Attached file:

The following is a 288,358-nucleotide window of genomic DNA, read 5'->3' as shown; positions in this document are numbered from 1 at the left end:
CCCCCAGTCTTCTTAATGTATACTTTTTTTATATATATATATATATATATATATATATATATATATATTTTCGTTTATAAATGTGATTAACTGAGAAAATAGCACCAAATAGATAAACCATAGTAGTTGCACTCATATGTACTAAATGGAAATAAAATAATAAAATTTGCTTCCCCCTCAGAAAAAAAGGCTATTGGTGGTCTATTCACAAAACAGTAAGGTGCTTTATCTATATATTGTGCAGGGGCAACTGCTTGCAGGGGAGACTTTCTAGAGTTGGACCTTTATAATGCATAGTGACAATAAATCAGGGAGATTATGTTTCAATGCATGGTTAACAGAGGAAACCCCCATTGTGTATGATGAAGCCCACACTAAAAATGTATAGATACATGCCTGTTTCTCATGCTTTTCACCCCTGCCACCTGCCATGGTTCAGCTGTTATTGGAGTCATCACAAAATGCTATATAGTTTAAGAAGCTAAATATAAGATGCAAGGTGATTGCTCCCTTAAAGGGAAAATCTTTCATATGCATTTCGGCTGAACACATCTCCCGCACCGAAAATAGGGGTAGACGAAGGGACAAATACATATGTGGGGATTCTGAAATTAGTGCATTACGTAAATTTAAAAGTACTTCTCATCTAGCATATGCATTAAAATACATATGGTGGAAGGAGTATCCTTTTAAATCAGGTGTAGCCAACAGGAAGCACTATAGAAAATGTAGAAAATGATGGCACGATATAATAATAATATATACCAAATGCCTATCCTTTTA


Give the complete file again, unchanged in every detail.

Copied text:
The following is a 288,358-nucleotide window of genomic DNA, read 5'->3' as shown; positions in this document are numbered from 1 at the left end:
CCCCCAGTCTTCTTAATGTATACTTTTTTTATATATATATATATATATATATATATATATATATATATTTTCGTTTATAAATGTGATTAACTGAGAAAATAGCACCAAATAGATAAACCATAGTAGTTGCACTCATATGTACTAAATGGAAATAAAATAATAAAATTTGCTTCCCCCTCAGAAAAAAAGGCTATTGGTGGTCTATTCACAAAACAGTAAGGTGCTTTATCTATATATTGTGCAGGGGCAACTGCTTGCAGGGGAGACTTTCTAGAGTTGGACCTTTATAATGCATAGTGACAATAAATCAGGGAGATTATGTTTCAATGCATGGTTAACAGAGGAAACCCCCATTGTGTATGATGAAGCCCACACTAAAAATGTATAGATACATGCCTGTTTCTCATGCTTTTCACCCCTGCCACCTGCCATGGTTCAGCTGTTATTGGAGTCATCACAAAATGCTATATAGTTTAAGAAGCTAAATATAAGATGCAAGGTGATTGCTCCCTTAAAGGGAAAATCTTTCATATGCATTTCGGCTGAACACATCTCCCGCACCGAAAATAGGGGTAGACGAAGGGACAAATACATATGTGGGGATTCTGAAATTAGTGCATTACGTAAATTTAAAAGTACTTCTCATCTAGCATATGCATTAAAATACATATGGTGGAAGGAGTATCCTTTTAAATCAGGTGTAGCCAACAGGAAGCACTATAGAAAATGTAGAAAATGATGGCACGATATAATAATAATATATACCAAATGCCTATCCTTTTA